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Burt's Bees Founder Sees a Dream Fulfilled in Maine

Land she donated becomes a national monument
By Newser Editors and Wire Services
Posted Aug 24, 2016 1:25 PM CDT
Burt's Bees Founder Sees a Dream Fulfilled in Maine
In this 2011 file photo, Roxanne Quimby, founder of Burt's Bees, poses next to white pine in Portland, Maine. President Obama on Wednesday, Aug. 24, 2016 declared a new national monument in Maine on 87,000 acres donated by Quimby.   (Robert F. Bukaty)

President Obama on Wednesday created a new national monument in northern Maine on 87,000 acres donated by the co-founder of Burt's Bees, fulfilling conservationist Roxanne Quimby's goal of gifting the land during the 100th anniversary of the National Park Service, the AP reports. The Katahdin Woods and Waters monument adjacent to Baxter State Park includes the East Branch of the Penobscot River and stunning views of Maine's tallest mountain, Katahdin. The land is cherished by Native Americans, and its history includes visits by naturalist Henry David Thoreau and President Theodore Roosevelt. Quimby began buying the timberland in the 1990s with earnings from the Burt's Bees line of natural care products. She wanted to see her vision become a reality this year during the centennial anniversary.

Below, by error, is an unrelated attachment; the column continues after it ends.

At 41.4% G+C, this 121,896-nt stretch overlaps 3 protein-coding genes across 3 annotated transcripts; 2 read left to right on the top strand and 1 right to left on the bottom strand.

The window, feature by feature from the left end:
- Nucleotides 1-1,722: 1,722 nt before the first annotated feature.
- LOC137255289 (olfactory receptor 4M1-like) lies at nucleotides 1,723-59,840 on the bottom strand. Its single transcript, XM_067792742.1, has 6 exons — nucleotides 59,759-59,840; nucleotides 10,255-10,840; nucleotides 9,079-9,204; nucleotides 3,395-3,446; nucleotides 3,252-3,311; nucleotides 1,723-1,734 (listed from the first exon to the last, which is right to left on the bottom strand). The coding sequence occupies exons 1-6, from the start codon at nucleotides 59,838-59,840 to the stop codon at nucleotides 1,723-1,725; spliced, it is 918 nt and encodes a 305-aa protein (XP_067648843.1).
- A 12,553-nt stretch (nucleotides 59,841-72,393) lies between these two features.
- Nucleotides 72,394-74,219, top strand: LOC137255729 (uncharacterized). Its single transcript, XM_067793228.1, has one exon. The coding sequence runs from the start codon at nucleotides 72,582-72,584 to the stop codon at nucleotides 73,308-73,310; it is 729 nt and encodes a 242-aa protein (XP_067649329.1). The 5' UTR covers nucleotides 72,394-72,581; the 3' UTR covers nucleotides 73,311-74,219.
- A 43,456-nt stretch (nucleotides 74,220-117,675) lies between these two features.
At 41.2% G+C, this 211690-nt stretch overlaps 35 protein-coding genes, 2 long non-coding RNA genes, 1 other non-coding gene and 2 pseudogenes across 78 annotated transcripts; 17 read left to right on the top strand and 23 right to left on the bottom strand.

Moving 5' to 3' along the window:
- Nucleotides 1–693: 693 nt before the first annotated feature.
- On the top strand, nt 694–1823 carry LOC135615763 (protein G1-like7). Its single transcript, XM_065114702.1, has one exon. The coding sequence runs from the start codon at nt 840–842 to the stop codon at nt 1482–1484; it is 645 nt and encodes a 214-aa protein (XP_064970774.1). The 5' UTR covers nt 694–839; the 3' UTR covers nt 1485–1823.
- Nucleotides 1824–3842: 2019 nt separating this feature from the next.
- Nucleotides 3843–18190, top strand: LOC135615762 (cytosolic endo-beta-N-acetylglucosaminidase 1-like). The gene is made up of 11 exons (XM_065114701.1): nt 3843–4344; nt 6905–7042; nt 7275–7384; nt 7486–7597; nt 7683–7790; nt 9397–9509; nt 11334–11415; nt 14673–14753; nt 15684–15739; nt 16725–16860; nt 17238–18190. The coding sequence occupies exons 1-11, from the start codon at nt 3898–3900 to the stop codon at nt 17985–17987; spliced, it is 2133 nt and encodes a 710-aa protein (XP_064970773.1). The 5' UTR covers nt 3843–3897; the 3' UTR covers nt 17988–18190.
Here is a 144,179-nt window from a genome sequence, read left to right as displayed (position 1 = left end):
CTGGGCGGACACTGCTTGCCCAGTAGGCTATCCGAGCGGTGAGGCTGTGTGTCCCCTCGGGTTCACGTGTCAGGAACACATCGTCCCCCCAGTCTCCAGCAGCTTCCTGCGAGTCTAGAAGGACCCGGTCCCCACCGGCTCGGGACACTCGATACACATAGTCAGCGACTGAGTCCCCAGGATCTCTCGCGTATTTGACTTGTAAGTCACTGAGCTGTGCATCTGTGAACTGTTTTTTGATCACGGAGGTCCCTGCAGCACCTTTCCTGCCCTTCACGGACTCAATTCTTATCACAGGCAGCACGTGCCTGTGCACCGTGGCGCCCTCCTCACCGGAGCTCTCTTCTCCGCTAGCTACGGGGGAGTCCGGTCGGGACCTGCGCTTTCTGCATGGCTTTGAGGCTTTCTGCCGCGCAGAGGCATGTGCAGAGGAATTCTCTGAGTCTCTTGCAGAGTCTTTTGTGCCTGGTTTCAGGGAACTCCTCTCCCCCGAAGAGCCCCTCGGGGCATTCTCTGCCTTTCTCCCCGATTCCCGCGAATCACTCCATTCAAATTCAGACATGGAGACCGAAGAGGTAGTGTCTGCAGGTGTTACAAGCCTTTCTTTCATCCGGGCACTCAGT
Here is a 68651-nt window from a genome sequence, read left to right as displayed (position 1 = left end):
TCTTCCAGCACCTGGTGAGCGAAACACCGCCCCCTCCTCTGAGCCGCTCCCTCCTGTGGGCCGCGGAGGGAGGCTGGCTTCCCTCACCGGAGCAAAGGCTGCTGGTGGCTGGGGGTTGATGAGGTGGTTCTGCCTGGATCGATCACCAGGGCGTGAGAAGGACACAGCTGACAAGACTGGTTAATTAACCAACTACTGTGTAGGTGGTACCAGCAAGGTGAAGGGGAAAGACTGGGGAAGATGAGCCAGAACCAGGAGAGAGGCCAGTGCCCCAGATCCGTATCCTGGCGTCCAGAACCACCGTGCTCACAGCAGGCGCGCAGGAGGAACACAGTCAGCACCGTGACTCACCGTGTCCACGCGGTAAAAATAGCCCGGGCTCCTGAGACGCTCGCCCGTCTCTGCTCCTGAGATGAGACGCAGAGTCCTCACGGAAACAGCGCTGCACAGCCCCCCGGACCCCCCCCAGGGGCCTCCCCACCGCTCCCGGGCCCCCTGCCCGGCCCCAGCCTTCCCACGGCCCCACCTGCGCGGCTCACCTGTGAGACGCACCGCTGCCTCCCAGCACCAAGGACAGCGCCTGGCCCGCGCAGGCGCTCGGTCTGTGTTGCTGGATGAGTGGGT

Supporters say the move will create hundreds of jobs in a region hurt by the closing of paper mills in Millinocket and East Millinocket. But critics fear that property maintained by the National Park Service would hinder efforts to rebuild a forest-based economy. This spring, Maine's legislature passed a symbolic bill saying the legislature didn't consent to the federal government acquiring the land. And Republican Gov. Paul LePage opposed the proposal, calling it an "ego play" that was supported by "out-of-state liberals." Quimby's son, Lucas St. Clair, who's marshaled the effort, brushed aside such criticism on Wednesday. "Many parks over the history of the park system have been criticized upon creation. Gov. LePage is not the first governor to oppose the creation of a new park. But when we look to the future, we see huge amounts of success," St. Clair told the AP. (More Maine stories.)

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